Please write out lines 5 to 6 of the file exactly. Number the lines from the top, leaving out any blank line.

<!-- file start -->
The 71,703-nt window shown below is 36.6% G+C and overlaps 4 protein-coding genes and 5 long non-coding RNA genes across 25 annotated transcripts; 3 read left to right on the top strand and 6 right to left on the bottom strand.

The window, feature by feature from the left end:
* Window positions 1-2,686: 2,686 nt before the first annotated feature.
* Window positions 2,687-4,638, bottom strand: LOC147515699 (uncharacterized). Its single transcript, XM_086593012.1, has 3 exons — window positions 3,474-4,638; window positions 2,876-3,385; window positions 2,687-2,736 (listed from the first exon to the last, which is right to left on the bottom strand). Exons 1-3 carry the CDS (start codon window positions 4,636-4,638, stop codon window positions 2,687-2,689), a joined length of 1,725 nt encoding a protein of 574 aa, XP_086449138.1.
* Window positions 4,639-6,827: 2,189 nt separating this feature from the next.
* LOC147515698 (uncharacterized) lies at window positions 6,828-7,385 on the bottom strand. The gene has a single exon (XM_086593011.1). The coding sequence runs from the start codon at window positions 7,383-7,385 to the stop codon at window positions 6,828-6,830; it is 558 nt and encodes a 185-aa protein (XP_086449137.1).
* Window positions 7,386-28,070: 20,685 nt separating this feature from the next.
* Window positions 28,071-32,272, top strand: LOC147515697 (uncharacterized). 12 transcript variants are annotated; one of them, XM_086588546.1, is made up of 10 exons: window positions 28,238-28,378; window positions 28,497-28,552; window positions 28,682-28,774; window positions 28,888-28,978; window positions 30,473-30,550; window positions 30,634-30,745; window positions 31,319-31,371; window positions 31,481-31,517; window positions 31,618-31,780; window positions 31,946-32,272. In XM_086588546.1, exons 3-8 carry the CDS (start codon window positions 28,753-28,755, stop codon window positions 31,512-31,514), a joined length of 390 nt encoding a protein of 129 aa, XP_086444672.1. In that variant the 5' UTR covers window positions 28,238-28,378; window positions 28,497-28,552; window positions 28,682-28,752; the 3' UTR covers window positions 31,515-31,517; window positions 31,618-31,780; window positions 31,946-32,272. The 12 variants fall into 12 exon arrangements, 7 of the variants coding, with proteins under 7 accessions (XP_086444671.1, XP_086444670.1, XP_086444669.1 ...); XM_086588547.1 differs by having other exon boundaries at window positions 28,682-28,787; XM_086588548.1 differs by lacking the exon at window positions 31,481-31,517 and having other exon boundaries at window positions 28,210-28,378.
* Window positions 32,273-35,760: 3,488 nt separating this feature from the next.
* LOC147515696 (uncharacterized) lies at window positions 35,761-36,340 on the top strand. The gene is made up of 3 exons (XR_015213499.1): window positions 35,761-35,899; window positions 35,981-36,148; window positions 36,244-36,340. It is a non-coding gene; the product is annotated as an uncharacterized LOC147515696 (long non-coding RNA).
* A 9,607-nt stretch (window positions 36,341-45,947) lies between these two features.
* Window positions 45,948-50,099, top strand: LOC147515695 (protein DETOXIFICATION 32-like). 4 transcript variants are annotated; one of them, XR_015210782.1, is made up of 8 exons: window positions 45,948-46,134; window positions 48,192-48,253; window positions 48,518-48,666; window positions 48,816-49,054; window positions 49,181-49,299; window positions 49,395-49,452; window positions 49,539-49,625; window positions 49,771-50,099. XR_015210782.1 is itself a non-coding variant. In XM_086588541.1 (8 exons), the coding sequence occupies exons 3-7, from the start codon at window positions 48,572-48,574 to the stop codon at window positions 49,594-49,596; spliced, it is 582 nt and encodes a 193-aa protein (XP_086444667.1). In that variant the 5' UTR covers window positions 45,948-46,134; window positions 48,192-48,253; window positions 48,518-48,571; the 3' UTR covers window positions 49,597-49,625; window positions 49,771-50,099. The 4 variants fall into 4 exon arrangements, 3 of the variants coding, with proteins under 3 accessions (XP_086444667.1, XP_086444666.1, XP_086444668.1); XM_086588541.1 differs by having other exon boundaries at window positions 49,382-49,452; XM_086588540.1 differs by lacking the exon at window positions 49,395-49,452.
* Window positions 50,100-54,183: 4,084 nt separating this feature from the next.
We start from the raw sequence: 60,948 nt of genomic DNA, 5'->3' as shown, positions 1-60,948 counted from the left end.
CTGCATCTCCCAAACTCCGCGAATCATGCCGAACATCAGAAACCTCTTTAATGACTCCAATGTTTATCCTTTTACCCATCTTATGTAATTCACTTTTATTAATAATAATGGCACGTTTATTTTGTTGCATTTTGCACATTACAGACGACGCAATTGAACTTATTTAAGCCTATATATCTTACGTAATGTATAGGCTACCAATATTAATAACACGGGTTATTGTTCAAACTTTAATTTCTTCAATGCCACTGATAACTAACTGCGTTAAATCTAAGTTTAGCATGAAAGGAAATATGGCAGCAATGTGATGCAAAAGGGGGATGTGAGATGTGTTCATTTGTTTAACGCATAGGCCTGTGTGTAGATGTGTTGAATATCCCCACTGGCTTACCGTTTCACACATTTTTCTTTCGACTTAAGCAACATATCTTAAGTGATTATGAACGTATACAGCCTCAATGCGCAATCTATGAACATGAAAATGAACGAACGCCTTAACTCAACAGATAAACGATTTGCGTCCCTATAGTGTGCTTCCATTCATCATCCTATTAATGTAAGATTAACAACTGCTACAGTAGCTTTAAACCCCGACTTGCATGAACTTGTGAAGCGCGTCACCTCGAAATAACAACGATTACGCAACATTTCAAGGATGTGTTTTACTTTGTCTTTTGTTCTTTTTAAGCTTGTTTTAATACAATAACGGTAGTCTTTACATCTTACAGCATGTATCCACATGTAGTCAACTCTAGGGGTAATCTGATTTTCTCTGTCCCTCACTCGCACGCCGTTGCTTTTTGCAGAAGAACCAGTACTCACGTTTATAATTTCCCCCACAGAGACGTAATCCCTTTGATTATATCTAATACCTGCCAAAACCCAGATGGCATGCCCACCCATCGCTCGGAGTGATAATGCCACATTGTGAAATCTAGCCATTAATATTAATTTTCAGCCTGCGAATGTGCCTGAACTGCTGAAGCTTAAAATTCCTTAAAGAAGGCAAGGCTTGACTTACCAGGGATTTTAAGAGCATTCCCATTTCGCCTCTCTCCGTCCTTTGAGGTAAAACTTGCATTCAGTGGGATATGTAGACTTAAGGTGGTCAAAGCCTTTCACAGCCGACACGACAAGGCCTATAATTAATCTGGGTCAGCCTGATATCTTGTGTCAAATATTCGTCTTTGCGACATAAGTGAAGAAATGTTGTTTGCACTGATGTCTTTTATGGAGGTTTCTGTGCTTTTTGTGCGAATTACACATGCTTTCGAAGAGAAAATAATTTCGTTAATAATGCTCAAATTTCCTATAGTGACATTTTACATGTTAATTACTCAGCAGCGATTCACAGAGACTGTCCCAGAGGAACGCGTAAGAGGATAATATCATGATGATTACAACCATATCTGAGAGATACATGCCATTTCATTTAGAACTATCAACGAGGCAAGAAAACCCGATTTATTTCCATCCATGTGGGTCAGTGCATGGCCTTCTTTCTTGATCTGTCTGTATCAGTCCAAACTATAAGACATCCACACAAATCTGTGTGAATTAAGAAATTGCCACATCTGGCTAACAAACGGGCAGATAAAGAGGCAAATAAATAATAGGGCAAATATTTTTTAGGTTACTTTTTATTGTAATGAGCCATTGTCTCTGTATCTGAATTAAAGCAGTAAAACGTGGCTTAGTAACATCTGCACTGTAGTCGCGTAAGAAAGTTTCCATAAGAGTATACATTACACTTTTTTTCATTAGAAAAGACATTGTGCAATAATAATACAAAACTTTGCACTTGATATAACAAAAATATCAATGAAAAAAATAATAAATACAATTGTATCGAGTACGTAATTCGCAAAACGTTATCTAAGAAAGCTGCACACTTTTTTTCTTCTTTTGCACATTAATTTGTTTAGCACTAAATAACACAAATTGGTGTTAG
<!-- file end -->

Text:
* Window positions 4,639-6,827: 2,189 nt separating this feature from the next.
* LOC147515698 (uncharacterized) lies at window positions 6,828-7,385 on the bottom strand. The gene has a single exon (XM_086593011.1). The coding sequence runs from the start codon at window positions 7,383-7,385 to the stop codon at window positions 6,828-6,830; it is 558 nt and encodes a 185-aa protein (XP_086449137.1).